Nov 14th

2011

Beyond Thirds, Andrew S. Gibson

Composition is about how we build our photographs. It’s not a subject peripheral to photography: it’s dead central. Or sitting slightly off-centre on one of the thirds. :-) Unless you talk to Andrew S. Gibson about it, then the conventional rule of thirds gets a bit of a much-needed overhaul.

When Andrew sent me the proposal for his latest eBook, I sat on it for a while. I was in the middle of my own book about composition, and wasn’t at all ready to consider publishing someone else’s. But I’ve long believed that complimentary voices are stronger than competitive ones, so when I finally surfaced and read Andrew’s book, I was happy to see we were both writing about similar things, but in different ways and from different directions.

BEYOND THIRDS is an eBook about taking composition past the so-called rules. It’s a thoughtful, practical book about the way we build our photographs within the constraint of the frame. When I first started studying composition I was frustrated by all the disconnected discussion about leading lines and balance, conversations I felt I was dropping into the middle of, never quite knowing what the authors meant. Andrew’s book is free from that pretense, and what I like about it most is his intentional decision to move past the so-called rule of thirds, and to treat that rule with some suspicion. Anarchy has a place in art, and if there’s one thing we’d do well to question, it’s WHY we keep using these so-called rules. BEYOND THIRDS does that.

If you’re looking to probe into questions of composition a little deeper, BEYOND THIRDS is a great place to do that. It’s not encyclopedic, but like all the C&V titles, it’s meaty without being pedantic or academic, and I think that makes learning, and making this kind of teaching our own, much easier.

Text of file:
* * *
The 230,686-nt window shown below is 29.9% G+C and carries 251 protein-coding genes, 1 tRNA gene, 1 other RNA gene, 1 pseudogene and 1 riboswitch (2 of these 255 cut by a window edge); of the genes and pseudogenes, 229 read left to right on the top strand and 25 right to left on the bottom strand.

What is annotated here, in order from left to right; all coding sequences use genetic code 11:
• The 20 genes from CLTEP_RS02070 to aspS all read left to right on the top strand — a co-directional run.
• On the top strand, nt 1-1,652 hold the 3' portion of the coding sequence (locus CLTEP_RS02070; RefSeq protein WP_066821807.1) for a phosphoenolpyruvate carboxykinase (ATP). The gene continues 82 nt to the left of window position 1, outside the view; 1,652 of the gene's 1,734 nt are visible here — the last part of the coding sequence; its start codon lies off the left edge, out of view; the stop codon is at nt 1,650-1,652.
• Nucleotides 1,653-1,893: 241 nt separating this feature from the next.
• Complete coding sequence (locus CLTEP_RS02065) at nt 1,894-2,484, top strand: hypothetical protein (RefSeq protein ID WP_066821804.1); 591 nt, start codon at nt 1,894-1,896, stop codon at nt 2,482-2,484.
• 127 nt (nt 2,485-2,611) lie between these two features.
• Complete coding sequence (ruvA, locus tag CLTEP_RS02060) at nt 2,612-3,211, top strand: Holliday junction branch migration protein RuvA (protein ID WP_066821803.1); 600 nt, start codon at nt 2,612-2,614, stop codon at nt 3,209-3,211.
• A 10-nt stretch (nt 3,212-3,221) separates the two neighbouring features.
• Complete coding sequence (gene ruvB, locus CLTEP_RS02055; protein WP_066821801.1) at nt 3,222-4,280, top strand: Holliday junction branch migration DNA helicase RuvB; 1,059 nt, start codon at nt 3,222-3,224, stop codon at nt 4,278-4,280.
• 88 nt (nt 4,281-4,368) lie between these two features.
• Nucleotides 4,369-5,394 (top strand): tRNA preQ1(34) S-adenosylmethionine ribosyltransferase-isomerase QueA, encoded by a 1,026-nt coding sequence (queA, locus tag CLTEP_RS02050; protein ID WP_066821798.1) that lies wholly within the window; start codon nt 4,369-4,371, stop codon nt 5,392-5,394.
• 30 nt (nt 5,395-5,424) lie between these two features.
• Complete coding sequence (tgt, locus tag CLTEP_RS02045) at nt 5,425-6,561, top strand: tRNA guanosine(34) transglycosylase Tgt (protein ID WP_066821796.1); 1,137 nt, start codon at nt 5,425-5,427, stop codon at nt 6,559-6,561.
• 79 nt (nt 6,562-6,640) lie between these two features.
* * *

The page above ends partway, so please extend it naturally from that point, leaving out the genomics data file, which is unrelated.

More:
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Special Offer on PDFs: Use the promotional code BT4 and you can have the PDF version of Beyond Thirds for only $4 OR use the code BT20 to get 20% off when they buy 5 or more PDF ebooks from the Craft & Vision collection. These codes expire at 11:59pm PST November 19th, 2011.

Comments (15)
  1. November 15, 2011 at 7:12 am

    I really hate the rule of thirds. Rules are like a straightjacket. If you can see what looks right then you don’t need rules. If you can’t see what looks best then you should probably not be doing photography.

    Maybe I am just missing something.

  2. Andrea

    November 15, 2011 at 7:21 am

    I would really like it made mandatory that the judges for our Camera Club competitions are taught to think “outside the box” and forget the conventional so called rules. Photography is about creativity not conforming to a bunch of stodgy old rules :)

    Andrea

  3. November 15, 2011 at 2:19 pm

    Not to rebuke you, but I think there is a better way to think about rules.
    Think of children when you think of rules. In the classical approach to education there are three “stages” that a student passes through. Each one dependent on what preceded it. There is the “Grammar” stage or what you might even call the “Rule” stage. This stage is the elementary level. At this stage students are memorizing an parroting all kinds of rules and facts. Then, built upon that, is the “Logic” stage (this is more like the middle school level). Here the student begins to question things. A lot of “whys” pop up here sometimes at the frustration of the teacher. However, this is not rebellion (at least not necessarily) they are simply to the point of wanting to understand the importance of the “rules.” This will allow them to better use the rules and progress them on to the third stage. The third stage is called the “Rhetoric” stage (this is like the high school level). This is where they begin to use the tools/rules they have been given and have questioned. This is also where they begin to synthesize or “create.” This is where classes like speech and debate come in. They have to gather and synthesize information using the rules/tools they have been given in the prior two stages. Students at or beyond this stage are now equipped to select and use, bend and break the rules for their advantage. But, even here the rules haven’t lost their importance. The rules are the foundation. The rules “live” in them even though they are not always conscientiously present.